The analysis found that the number of smart electric meters installed in homes, businesses and industries across the Midwest more than quadrupled between 2010 and 2015.
In the early 2000’s, Midwestern states were home to 2.2 million smart meters. By 2015, that figure had ballooned to 10.2 million.
“The electric grid is probably the most important machine ever developed,” says David Kolata, executive director of Citizens Utility Board, an Illinois consumer group. “That it works is amazing, but there’s a lot of inherent waste in it, and there has been for years. If we build a smarter grid … we can recapture a lot of power that’s simply, literally lost on the system.”
The analysis points to policymakers’ efforts to promote grid modernization efforts as one of the primary driving forces behind the significant growth in smart meter installations.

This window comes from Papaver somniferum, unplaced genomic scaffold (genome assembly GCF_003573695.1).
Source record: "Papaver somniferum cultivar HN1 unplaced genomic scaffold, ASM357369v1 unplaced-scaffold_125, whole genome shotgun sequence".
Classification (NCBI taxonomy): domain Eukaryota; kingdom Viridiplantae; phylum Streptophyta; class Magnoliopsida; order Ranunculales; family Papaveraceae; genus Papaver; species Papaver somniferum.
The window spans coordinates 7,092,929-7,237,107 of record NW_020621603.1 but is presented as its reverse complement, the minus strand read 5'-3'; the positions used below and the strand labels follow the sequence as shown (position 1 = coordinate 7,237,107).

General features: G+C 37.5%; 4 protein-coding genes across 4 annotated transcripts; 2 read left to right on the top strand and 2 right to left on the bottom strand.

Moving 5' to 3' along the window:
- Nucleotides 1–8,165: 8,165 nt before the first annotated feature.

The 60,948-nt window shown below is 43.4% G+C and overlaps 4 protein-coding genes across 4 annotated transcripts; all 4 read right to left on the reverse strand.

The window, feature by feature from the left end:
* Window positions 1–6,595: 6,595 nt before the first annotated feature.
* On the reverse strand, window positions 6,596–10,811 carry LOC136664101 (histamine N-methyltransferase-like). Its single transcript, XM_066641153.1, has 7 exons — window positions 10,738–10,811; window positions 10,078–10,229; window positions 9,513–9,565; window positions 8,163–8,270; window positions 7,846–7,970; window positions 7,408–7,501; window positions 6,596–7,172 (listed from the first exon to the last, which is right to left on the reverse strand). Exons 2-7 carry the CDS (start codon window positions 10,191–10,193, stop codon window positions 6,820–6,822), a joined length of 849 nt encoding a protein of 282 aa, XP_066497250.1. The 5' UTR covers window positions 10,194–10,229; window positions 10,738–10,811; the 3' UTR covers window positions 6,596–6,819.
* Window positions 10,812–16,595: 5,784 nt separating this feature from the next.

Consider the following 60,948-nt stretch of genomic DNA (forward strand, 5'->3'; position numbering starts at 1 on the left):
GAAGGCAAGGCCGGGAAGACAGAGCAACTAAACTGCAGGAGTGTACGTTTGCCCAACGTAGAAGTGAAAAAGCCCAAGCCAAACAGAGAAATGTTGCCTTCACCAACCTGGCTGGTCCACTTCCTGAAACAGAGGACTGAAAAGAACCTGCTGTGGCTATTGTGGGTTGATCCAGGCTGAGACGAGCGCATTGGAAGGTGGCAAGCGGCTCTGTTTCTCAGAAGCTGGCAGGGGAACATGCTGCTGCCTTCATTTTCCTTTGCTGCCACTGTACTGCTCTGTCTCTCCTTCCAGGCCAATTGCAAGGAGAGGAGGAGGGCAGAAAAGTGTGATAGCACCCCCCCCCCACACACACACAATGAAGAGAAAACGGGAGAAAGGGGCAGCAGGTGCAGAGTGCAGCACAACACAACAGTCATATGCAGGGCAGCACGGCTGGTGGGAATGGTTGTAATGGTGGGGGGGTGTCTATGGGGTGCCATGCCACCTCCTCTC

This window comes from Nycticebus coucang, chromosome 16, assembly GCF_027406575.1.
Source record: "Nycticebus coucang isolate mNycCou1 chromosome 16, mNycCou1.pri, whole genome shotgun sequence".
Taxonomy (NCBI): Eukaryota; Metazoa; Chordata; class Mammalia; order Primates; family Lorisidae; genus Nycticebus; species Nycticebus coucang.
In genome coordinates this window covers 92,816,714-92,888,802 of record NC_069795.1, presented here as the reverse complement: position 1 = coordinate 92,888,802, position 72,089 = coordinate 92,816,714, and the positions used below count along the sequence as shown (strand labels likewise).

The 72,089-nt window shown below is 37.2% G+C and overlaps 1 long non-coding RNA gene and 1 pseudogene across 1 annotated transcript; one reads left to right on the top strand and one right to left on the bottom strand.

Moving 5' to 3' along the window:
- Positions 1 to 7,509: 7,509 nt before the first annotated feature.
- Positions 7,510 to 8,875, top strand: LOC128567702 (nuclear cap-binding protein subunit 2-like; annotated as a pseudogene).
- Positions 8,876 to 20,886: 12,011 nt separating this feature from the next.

It adds, “Still, smart meters made up only 28% of all metering infrastructure in the Midwest in 2015, the data shows. Michigan, which leads the Midwest in smart-meter deployment, had an AMI penetration level of 65% in 2016. That figure is as low as 10% in Iowa and Indiana. AMI’s spread across the Midwest — a region that generated nearly a quarter of the nation’s electricity last year — continues to raise concerns about cybersecurity and privacy.”
According to government release, AMI’s spread across the Midwest — a region that generated nearly a quarter of the nation’s electricity last year — continues to raise concerns about cybersecurity and privacy.
“Every time you put in more and more computerization, it opens everything up more to hacking,” says George Gross, a professor of electrical and computer engineering at the University of Illinois at Urbana-Champaign. “The more and more portals [that are put] into the power networks, the easier it is to hack.”